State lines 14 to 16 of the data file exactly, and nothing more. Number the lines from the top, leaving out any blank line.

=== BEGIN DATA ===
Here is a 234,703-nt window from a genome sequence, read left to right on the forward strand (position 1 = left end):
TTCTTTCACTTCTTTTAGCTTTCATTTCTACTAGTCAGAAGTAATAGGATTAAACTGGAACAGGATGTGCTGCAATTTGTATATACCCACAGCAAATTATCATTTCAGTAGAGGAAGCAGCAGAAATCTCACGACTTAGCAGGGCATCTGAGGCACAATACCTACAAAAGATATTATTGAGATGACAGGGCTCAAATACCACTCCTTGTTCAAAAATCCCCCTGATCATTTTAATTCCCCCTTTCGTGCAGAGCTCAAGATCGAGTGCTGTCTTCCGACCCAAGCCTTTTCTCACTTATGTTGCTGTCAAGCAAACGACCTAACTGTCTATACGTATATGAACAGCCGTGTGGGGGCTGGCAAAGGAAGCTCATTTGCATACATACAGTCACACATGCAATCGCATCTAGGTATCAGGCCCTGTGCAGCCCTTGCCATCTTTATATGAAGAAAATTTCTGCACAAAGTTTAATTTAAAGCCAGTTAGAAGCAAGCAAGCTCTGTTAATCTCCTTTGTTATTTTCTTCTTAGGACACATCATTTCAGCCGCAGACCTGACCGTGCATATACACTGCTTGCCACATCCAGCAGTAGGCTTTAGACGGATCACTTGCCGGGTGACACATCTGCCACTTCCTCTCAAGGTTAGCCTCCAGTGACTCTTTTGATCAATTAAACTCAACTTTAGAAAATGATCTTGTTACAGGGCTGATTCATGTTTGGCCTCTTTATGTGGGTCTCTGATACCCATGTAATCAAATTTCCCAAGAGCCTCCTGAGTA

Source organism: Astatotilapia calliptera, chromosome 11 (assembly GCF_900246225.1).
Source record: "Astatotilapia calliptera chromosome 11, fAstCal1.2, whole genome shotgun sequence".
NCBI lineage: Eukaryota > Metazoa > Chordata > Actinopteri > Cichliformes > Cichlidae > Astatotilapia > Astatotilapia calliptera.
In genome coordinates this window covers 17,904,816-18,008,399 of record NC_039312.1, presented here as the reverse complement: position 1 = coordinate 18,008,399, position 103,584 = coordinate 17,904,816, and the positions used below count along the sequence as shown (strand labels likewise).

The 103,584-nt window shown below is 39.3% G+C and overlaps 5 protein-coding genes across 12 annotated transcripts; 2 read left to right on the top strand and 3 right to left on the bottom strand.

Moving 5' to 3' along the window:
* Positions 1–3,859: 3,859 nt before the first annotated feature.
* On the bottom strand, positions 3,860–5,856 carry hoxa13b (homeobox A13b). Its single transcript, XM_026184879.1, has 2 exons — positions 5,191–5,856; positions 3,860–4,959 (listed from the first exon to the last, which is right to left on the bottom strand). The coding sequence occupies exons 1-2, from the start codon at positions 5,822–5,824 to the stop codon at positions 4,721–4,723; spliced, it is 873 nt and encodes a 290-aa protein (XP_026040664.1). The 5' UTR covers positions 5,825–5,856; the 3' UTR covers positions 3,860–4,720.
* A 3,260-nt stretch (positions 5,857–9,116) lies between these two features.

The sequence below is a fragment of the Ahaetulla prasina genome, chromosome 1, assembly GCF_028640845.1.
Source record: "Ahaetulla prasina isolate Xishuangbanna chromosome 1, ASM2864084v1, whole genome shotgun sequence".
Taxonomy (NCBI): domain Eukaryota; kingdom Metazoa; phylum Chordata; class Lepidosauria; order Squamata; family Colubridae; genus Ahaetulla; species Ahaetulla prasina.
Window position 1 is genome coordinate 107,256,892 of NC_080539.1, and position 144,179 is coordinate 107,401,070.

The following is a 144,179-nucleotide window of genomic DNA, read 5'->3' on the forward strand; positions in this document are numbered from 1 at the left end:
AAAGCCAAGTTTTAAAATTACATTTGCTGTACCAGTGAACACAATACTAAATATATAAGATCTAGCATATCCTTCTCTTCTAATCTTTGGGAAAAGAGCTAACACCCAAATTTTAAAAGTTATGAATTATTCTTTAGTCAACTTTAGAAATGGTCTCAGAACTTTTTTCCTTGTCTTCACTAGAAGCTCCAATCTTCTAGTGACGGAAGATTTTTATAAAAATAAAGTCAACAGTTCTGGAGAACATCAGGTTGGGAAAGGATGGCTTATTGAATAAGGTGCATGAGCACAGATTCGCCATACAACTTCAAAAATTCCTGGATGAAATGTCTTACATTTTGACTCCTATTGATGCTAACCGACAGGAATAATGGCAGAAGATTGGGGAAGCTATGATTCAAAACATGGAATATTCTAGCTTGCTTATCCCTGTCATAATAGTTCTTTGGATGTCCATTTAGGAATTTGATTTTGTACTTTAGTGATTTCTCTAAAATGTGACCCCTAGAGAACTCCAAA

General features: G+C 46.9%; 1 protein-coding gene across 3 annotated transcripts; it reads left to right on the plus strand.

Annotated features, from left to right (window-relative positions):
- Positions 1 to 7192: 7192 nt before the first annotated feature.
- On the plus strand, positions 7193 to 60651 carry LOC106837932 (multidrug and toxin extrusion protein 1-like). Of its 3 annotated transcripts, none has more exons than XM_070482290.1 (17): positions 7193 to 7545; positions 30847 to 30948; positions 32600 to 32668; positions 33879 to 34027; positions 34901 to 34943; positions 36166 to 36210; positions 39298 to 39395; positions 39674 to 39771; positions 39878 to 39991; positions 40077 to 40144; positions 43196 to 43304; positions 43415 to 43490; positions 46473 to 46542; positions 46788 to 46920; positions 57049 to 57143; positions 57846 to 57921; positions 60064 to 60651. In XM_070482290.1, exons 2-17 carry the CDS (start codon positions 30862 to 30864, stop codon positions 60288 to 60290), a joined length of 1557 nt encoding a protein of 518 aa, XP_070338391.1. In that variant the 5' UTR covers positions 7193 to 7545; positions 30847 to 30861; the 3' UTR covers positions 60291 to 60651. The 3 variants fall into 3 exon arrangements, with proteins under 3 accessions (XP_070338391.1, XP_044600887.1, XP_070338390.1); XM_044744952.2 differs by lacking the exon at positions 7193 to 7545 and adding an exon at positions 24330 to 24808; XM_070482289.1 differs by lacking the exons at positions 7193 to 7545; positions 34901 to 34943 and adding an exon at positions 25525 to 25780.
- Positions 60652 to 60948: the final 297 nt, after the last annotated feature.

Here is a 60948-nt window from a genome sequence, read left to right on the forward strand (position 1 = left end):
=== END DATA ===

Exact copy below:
Taxonomy (NCBI): domain Eukaryota; kingdom Metazoa; phylum Chordata; class Lepidosauria; order Squamata; family Colubridae; genus Ahaetulla; species Ahaetulla prasina.
Window position 1 is genome coordinate 107,256,892 of NC_080539.1, and position 144,179 is coordinate 107,401,070.

The following is a 144,179-nucleotide window of genomic DNA, read 5'->3' on the forward strand; positions in this document are numbered from 1 at the left end: